% fortune -ae paul murphy

Unopposable Linux vs immovable ignorance

Last week's discussions on why desktop Linux often fails in big organizations drew, among many knowledgeable comments, this note from "webninja":

Interoperability and integration

I tried Linux at home for a couple months, just to see how real it was as an alternative. The one thing that sunk it for me was not having a common copy/paste buffer between apps. You can't even cut a URL from a doc and paste it in a browser - that's just broken. Best-of-breed in this case is like picking car parts. Try and make those "best" SUV wheels work with the "best" Ferrari engine installed on the "best" Mercedes chassis.... get it? Having all the major apps designed by the same team as the OS might be anti-trust-bait, but it just works.

I know nothing about webninja, but the combination of good grammar with that reference to a best of breed strategy and the misuse of an Apple slogan in defence of Microsoft, suggests to me that this is someone who either is, or listens to, a nineties Windows or data processing guy promoted beyond his abilities.

So suppose he's your boss at work - and most of us have worked for this guy in one form or another - how would you go about getting a Unix proposal past him?

Would you, for example, respond to the expertise on display in the comment by pointing out that the first commercial GUI to do this well was SunView? that Apple had it next, that Microsoft didn't get it for another ten years? or that the problem he complains of has to be either imaginary or created by a completely screwed up install?

I wouldn't: my assumption with someone like this is usually that if the facts mattered he'd know better already - so arguing on the facts now will just reduce your downstream ability to communicate with the guy.

And what that means is that if you want him to approve or support any kind of Unix project - Linux, BSD, or Solaris - then the last thing you want to do is mention any of the traditional reasons for choosing Unix: cost, reliability, or software accessibility. Instead, you get what you want by cynically leveraging his mistaken beliefs about his own role and technical competence against him.

One approach, for example, that I've found to work well is simply to wrap your idea in a user inspired pre-feasibility software search. Pick whatever it is you want to do, have a user raise a requirement that could fit - and stick your hand up as a knowledgeable volunteer ready to review the third party software market to see if there's something out there that will do the job.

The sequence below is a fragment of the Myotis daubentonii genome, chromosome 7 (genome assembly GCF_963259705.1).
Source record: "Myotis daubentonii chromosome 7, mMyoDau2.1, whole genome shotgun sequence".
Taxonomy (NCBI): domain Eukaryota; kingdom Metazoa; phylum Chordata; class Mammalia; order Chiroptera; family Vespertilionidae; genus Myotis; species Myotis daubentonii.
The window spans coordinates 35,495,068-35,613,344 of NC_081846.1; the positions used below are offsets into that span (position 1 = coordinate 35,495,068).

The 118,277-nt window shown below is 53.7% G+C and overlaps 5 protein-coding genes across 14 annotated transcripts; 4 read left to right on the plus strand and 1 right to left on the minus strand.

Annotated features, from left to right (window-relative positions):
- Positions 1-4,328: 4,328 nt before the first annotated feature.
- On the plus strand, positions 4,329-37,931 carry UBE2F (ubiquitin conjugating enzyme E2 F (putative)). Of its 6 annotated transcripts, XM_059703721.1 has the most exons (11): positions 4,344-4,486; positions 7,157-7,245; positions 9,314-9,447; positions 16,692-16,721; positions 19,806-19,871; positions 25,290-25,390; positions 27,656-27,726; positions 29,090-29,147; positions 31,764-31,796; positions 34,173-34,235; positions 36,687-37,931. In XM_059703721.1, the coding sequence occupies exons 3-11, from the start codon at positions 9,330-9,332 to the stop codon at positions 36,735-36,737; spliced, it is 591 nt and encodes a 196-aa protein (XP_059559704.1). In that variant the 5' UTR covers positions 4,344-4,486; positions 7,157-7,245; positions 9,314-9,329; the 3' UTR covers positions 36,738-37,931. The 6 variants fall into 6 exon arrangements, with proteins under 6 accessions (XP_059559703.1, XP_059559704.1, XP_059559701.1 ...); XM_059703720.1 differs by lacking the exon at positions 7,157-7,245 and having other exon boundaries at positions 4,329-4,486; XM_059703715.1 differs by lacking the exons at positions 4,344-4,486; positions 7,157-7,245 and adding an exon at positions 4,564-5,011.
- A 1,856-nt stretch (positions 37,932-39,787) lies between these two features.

With luck he'll view the user as a nuisance to be placated, you as someone whom he can't quite trust, and the project as something that will never get past budget review anyway - so assigning you to the job you just volunteered for looks like a win-win for him.

Sure, he thinks he's putting you down - but what you do is say "thank you" and shut up while going off to use his imprimatur to play with some application or other on whatever Unix variant or software you wanted to spend some time with. Eventually you'll want to write a nice little report and maybe do a few demos - just don't say anything about "platform" costs or performance unless, or until, your user friend kicks the thing over to an IT steering committee and they ask for a budget.

Most such projects never reach that stage, but you can generally keep doing this until one does - and at that point your "webninja" will find himself caught between the rock of having approved the project and the hard place of having to explain why paying a lot more to do it his way makes sense "now" but didn't "then."

Be aware, however, that even the dumbest peter principled manager out there won't let you get away with this twice in a row - so pick something worth doing and plan on either taking your new skills elsewhere or creating your own little post project Unix niche where you are.

Paul Murphy wrote and published The Unix Guide to Defenestration. Murphy is a 25-year veteran of the I.T. consulting industry, specializing in Unix and Unix-related management issues.